Best answer: oh, re: roommates vs studio. I've always found that roommates are a great way to make friends in a new city. Even if they're just the type of roommate that you exchange 'hellos' with if you pass them in the kitchen, it's really nice to have that bit of human contact when you're in a new place and are feeling lonely and isolated. Plus, rent is a HUGE place to save money and bolster your fun budget. If you fly out without your stuff and find a good roommate situation and save $200-300/month over living in a studio, you'll get that $1000 back in less than half a year and after that what you're saving is money in the bank. Or on weekend trips, clothes, food, whatever floats your boat. There are definitely people who hate living with other people, I'm not saying a roommate situation is ideal for all, but it doesn't sound like you're one of those people.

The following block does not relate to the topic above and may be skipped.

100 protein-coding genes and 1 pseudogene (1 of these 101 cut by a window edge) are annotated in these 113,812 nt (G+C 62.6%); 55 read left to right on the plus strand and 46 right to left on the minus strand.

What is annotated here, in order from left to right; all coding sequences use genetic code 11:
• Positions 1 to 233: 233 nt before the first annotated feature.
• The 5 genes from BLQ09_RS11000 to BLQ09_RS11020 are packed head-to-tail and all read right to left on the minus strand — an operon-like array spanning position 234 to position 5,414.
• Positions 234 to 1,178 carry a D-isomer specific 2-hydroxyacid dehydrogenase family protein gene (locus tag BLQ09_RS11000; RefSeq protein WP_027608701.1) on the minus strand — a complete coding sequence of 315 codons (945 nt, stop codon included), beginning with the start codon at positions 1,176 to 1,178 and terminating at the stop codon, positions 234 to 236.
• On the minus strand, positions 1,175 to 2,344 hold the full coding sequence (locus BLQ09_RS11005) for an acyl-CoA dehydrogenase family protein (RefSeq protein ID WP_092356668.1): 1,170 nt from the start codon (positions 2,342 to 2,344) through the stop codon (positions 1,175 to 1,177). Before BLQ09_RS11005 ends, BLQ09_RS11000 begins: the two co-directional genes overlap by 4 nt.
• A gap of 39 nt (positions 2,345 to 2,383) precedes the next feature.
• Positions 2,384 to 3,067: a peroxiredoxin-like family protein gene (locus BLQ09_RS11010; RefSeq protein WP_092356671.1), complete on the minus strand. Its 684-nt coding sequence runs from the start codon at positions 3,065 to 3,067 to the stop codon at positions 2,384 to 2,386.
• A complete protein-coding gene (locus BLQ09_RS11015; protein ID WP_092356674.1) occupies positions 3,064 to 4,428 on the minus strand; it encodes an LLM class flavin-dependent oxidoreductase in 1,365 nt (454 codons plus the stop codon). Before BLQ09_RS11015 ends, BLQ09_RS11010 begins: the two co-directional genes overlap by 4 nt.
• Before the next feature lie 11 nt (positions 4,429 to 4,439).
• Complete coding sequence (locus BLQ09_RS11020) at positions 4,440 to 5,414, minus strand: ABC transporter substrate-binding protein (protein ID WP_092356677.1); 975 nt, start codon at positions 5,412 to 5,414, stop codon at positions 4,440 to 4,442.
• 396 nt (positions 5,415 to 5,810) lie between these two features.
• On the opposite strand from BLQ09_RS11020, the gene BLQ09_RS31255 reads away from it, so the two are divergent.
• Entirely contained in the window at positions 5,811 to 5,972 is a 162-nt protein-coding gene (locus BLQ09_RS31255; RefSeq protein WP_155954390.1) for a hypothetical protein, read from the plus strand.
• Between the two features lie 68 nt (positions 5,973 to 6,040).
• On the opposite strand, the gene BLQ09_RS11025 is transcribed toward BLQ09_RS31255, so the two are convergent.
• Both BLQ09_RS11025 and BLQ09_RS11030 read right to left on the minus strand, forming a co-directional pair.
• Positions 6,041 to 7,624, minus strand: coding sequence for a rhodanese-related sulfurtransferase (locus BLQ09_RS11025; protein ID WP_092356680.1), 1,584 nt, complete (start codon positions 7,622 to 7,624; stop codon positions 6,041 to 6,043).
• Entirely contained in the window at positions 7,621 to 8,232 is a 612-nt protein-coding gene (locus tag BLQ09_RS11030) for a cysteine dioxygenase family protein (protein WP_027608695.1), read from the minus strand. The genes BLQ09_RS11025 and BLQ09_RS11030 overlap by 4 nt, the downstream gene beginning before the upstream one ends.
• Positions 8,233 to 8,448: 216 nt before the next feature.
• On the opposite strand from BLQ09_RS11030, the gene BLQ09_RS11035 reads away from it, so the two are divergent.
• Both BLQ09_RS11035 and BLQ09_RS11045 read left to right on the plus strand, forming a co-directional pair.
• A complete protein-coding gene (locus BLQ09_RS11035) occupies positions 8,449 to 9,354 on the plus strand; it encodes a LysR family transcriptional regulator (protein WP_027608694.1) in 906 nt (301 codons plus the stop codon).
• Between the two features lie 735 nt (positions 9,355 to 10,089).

posted by geegollygosh at 2:20 PM on February 4, 2013

Best answer: Consider using AirBnB to find a place for the first 2 weeks to 1 month. Then you can use that initial time in the city to find a permanent place to live.
posted by melissasaurus at 2:35 PM on February 4, 2013

Best answer: Coming in to nth the sublet option. I moved to San Francisco from the UK without a job or any contacts. I tried to line stuff up before I left but, like you, had no luck getting anything sight unseen. In the end I booked a single room in a hostel for a week then spent that time scanning Craigslist for a sublet. I got a room right in the centre of the city for six weeks and after that found a longer term rental out in the Mission. I didn't have stuff to ship but if I had I'd have winnowed it down and stuck it in cheap storage until I was more settled.

I'm not the most social of people but my housemates ended up introducing me to a much wider circle and I even made friends with some of the people I met through the room search whose rooms I didn't end up renting.

The takeaway is once you get there things will work out, you don't need it all sorted in advance. You can totally do this, wishing you the best.
posted by freya_lamb at 3:00 PM on February 4, 2013

Best answer: Look for people in your same situation. I moved to a new city for grad school sight unseen, and also needed to find an apartment without seeing it.